Table 6 Valuation of ecosystem services in ICHR
No. Ecosystem service Valuation (INR)*
Tangible benefits
1 Timber logging 550 million
2 Fuelwood 1900 million
3 Fodder (Collection) 1370 million
4 Grazing 6520 million
5 Minor forest produce 490 million
6 Ecotourism 8180 million
Intangible benefits
7 Watershed benefits 1247610 million
8 Microclimatic factors 2440 million
9 Carbon stock and flux 279780 million
10 Biodiversity 69890 million
11 Employment generation 421 million
12 The total economic value of ecosystem services 1619210 million

Note: Source: Framework adapted from Verma, 2000 (as used in IIFM-CSO study, 2006). *Extrapolated value of forest and tree cover area in ICHR.

7 Discussion

The rich faunal and floral diversity, ample water, suitable agro-ecology, and spectacular landscapes are a natural wealth and major ecosystem services of the ICHR, which provide ample livelihoods to the inhabitant of both upstream and downstream areas. Meanwhile, these ecosystem services are underutilized in the remote and inaccessible areas and over-utilized in and surroundings of the rural habitation where they are easily assessable. Further, they are used as raw materials and their valuation and assessment have not been calculated scientifically so far.
The tangible ecosystem services such as timber and non-timber forest products—fodder, firewood, and wild fruits are used by the local people for sustaining their livelihoods. However, their use pattern is dependent on various factors such as accessibility and availability. The forest act of India 1982 was rigorously implemented in the state of Uttarakhand, which has limited the use of these ecosystem services largely. Further, water ecosystem services are abundant however, they are largely unused. The reason is that the settlements are mainly located in the middle altitudes and the highlands and the major river flows along the valleys. The construction of canals is not suitable due to rugged and fragile terrain. The inhabitants are dependent on the natural springs’ water for their daily needs however, during the summer, most of the natural springs dried up and the inhabitants face water scarcity. The intangible ecosystem services such as landscapes, climate, and fresh air are abundant however their benefits do not go to the people who are providing these services. The per capita annual consumption of dry wood in the Himalaya is ranging between 500 kg and 1200 kg. At the household level, Singh et al. (2004) observed that firewood consumption in the Garhwal Himalaya ranges from 20 kg to 25 kg per day.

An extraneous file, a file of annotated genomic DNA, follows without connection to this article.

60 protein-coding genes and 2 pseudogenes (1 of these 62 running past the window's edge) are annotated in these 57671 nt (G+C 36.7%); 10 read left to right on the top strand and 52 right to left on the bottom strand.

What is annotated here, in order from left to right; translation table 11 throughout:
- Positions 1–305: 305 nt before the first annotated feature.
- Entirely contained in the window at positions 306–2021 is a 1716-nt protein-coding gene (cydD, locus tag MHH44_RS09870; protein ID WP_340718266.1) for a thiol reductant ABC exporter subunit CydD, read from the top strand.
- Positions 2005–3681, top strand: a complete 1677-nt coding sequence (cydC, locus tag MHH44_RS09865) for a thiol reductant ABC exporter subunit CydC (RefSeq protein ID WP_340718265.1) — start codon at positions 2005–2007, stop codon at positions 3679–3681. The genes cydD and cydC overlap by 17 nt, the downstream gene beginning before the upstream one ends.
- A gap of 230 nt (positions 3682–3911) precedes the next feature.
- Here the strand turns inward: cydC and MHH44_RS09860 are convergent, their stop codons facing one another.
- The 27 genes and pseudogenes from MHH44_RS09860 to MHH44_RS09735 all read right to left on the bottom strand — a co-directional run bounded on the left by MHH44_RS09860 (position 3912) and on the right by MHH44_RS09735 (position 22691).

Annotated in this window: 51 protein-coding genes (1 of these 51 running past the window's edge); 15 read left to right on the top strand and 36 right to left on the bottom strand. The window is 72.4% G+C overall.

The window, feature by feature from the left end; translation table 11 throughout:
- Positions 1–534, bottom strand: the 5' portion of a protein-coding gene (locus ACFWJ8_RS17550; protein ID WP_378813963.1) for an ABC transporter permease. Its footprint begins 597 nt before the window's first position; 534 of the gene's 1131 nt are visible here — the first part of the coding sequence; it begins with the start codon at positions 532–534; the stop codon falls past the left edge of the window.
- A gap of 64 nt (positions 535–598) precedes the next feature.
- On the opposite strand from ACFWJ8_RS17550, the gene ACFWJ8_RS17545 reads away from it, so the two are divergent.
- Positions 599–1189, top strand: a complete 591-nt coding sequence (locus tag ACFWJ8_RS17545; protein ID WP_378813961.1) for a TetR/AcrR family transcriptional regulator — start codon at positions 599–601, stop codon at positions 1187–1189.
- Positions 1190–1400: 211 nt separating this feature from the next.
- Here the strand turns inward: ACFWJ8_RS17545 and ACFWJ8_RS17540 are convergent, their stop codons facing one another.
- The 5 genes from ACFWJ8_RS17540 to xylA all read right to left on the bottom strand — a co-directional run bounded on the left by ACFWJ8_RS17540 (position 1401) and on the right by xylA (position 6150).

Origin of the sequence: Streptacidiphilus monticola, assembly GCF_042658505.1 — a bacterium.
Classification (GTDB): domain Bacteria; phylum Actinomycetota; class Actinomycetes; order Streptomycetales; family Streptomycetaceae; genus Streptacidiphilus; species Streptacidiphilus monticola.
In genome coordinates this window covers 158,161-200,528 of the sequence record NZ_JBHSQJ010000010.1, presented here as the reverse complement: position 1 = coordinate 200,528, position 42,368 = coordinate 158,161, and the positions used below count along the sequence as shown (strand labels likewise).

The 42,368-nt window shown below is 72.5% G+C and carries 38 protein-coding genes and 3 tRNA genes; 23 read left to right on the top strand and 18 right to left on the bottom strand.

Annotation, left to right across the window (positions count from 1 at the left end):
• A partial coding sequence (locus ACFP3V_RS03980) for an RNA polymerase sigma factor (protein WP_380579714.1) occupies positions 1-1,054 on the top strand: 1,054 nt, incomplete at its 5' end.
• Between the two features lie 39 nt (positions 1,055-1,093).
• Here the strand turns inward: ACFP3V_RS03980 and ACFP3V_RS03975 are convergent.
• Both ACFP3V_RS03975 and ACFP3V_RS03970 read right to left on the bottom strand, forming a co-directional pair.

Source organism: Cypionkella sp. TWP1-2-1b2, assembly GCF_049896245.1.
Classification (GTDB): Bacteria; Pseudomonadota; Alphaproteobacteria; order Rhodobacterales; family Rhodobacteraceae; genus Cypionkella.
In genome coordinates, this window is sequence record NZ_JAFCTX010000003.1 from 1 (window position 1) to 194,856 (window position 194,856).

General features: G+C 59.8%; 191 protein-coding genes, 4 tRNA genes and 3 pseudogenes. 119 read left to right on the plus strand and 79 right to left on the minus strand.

The downstream inhabitants, on the other hand, are the beneficiary of both tangible and intangible ecosystem services. Water and soils are the most tangible ecosystem services they are being benefitted. The Ganges Valley is the most fertile alluvial plain because of the deposition of sediments brought by the rivers from the ICHR region. In the meantime, the ICHR region has the lowest crop production and yield, although agro-climate is very suitable. Recently, due to large-scale variability and change in precipitation and temperature, ecosystem services have subsequently been influenced. They are critical in the face of natural disturbances, anthropogenic activities, and climate change. Changes in structure, functions, patterns of disturbance, and the increased dominance of invasive species have further influenced ecosystem services.